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Audit Planning and Analytical Procedures

Audit Planning and Analytical Procedures

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Audit Planning and Analytical Procedures

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  1. Audit Planning andAnalytical Procedures Chapter 8

  2. Learning Objective 1 Discuss why adequate audit planning is essential.

  3. Reasons for Planning To obtain sufficient competent evidence for the circumstances To help keep audit costs reasonable To avoid misunderstanding with the client

  4. Risk Terms Acceptable audit risk Inherent risk

  5. Assess client business risk. Understand the client’s business and industry. Perform preliminary analytical procedures. Planning an Audit and Designing an Audit Approach Accept client and perform initial audit planning.

  6. Gather information to assess fraud risks. Understand internal control and assess control risk. Develop overall audit plan and audit program. Planning an Audit and Designing an Audit Approach Set materiality and assess acceptable audit risk and inherent risk.

  7. Learning Objective 2 Make client acceptance decisions and perform initial audit planning.

  8. Initial Audit Planning Get client acceptance and continuance. Identify client’s reasons for audit. Obtain an understanding with the client. Select staff for the engagement. Evaluate need for outside specialists.

  9. Learning Objective 3 Gain an understanding of the client’s business and industry.

  10. Information technology Global operations Human capital Understanding of the Client’s Business and Industry What are some factors that have increased the importance of understanding the client’s business and industry?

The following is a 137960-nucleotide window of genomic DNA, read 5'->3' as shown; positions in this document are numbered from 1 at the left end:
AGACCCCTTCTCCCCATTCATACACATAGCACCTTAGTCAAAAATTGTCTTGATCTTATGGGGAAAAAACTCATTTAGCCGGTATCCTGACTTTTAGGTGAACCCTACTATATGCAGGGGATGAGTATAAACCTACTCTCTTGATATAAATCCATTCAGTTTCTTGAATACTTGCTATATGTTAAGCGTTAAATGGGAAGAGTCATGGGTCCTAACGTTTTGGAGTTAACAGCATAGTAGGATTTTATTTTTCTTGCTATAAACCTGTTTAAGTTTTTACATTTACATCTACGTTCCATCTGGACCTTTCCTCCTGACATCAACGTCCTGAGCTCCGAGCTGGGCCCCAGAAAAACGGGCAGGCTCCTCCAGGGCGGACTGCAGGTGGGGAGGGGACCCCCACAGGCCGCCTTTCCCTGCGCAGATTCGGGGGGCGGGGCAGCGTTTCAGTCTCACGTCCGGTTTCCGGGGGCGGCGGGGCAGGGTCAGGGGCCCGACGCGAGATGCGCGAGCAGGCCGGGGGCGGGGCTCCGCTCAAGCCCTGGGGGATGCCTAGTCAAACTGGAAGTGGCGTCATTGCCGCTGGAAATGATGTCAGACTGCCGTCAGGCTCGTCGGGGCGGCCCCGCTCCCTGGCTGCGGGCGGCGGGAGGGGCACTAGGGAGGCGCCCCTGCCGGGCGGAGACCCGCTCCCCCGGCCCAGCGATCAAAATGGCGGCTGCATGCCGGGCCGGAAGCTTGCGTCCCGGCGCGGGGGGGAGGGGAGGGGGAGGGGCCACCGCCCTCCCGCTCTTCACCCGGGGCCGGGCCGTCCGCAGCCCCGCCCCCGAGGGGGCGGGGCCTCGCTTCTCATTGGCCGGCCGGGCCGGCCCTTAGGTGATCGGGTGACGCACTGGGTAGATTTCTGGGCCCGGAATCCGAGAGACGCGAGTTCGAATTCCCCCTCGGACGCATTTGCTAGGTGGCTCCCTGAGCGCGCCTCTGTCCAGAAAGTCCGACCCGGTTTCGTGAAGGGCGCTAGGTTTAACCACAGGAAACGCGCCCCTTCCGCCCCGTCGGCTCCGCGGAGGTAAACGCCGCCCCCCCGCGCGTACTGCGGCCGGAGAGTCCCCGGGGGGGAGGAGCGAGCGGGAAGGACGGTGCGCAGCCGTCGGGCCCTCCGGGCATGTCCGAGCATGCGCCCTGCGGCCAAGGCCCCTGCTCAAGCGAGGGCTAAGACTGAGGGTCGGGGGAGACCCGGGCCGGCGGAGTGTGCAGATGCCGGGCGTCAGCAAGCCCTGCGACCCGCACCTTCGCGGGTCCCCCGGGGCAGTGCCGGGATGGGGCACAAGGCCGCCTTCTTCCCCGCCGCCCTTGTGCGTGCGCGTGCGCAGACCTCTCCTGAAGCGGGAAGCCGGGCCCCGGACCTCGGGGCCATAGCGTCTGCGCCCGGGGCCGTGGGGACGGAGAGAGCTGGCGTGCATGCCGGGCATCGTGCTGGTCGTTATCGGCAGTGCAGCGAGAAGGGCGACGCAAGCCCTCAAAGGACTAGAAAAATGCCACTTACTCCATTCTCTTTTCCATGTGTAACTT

11. Understanding of the Client’s Business and Industry Understand client’s business and industry. Industry and external environment Business operations and processes Management and governance Objectives and strategies Measurement and performance

  12. Industry and External Environment What are some reasons for obtaining an understanding of the client’s industry and external environment? 1. Risks associated with specific industries 2. Inherent risks common to all clients in certain industries 3. Unique accounting requirements

  13. Business Operationsand Processes Factors the auditor should understand: – major sources of revenue – key customers and suppliers – sources of financing – information about related parties – ability to obtain financing

  14. Management and Governance Management establishes the strategies and processes followed by the client’s business. Governance includes the client’s organizational structure, as well as the activities of the board of directors and the audit committee. Corporate charter and bylaws Meeting minutes

  15. Code of Ethics In response to the Sarbanes-Oxley Act, the SEC now requires each public company to disclose whether is has adopted a code of ethics that applies to senior management. The SEC also requires companies to disclose amendments and waivers to the code of ethics.

  16. Financial reporting reliability Effectiveness and efficiency of operations Compliance with laws and regulations Client Objectivesand Strategies Strategies are approaches followed by the entity to achieve organizational objectives. Auditors should understand client objectives.